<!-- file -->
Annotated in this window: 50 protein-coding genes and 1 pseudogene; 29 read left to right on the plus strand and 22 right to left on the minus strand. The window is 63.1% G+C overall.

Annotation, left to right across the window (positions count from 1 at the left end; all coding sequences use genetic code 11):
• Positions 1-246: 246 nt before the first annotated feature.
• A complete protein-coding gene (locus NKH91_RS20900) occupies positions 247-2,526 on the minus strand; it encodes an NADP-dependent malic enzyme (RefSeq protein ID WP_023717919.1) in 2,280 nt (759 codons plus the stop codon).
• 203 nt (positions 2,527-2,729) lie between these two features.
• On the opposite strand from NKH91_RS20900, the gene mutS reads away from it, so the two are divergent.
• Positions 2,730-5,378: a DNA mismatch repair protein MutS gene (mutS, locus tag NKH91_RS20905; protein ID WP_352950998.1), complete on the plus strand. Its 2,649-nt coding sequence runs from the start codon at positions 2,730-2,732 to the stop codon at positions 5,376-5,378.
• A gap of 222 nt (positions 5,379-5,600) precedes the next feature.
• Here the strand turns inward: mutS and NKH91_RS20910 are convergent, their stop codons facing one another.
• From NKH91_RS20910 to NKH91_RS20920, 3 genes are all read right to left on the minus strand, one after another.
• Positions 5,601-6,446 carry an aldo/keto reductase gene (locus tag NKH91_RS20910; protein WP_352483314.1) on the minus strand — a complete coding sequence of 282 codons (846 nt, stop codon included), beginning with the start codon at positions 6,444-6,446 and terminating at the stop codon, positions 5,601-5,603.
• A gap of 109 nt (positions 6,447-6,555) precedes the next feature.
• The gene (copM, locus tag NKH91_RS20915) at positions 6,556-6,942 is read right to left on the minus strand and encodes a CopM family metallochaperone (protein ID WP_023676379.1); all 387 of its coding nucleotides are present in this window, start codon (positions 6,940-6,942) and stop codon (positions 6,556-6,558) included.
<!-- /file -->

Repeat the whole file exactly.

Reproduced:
Annotated in this window: 50 protein-coding genes and 1 pseudogene; 29 read left to right on the plus strand and 22 right to left on the minus strand. The window is 63.1% G+C overall.

Annotation, left to right across the window (positions count from 1 at the left end; all coding sequences use genetic code 11):
• Positions 1-246: 246 nt before the first annotated feature.
• A complete protein-coding gene (locus NKH91_RS20900) occupies positions 247-2,526 on the minus strand; it encodes an NADP-dependent malic enzyme (RefSeq protein ID WP_023717919.1) in 2,280 nt (759 codons plus the stop codon).
• 203 nt (positions 2,527-2,729) lie between these two features.
• On the opposite strand from NKH91_RS20900, the gene mutS reads away from it, so the two are divergent.
• Positions 2,730-5,378: a DNA mismatch repair protein MutS gene (mutS, locus tag NKH91_RS20905; protein ID WP_352950998.1), complete on the plus strand. Its 2,649-nt coding sequence runs from the start codon at positions 2,730-2,732 to the stop codon at positions 5,376-5,378.
• A gap of 222 nt (positions 5,379-5,600) precedes the next feature.
• Here the strand turns inward: mutS and NKH91_RS20910 are convergent, their stop codons facing one another.
• From NKH91_RS20910 to NKH91_RS20920, 3 genes are all read right to left on the minus strand, one after another.
• Positions 5,601-6,446 carry an aldo/keto reductase gene (locus tag NKH91_RS20910; protein WP_352483314.1) on the minus strand — a complete coding sequence of 282 codons (846 nt, stop codon included), beginning with the start codon at positions 6,444-6,446 and terminating at the stop codon, positions 5,601-5,603.
• A gap of 109 nt (positions 6,447-6,555) precedes the next feature.
• The gene (copM, locus tag NKH91_RS20915) at positions 6,556-6,942 is read right to left on the minus strand and encodes a CopM family metallochaperone (protein ID WP_023676379.1); all 387 of its coding nucleotides are present in this window, start codon (positions 6,940-6,942) and stop codon (positions 6,556-6,558) included.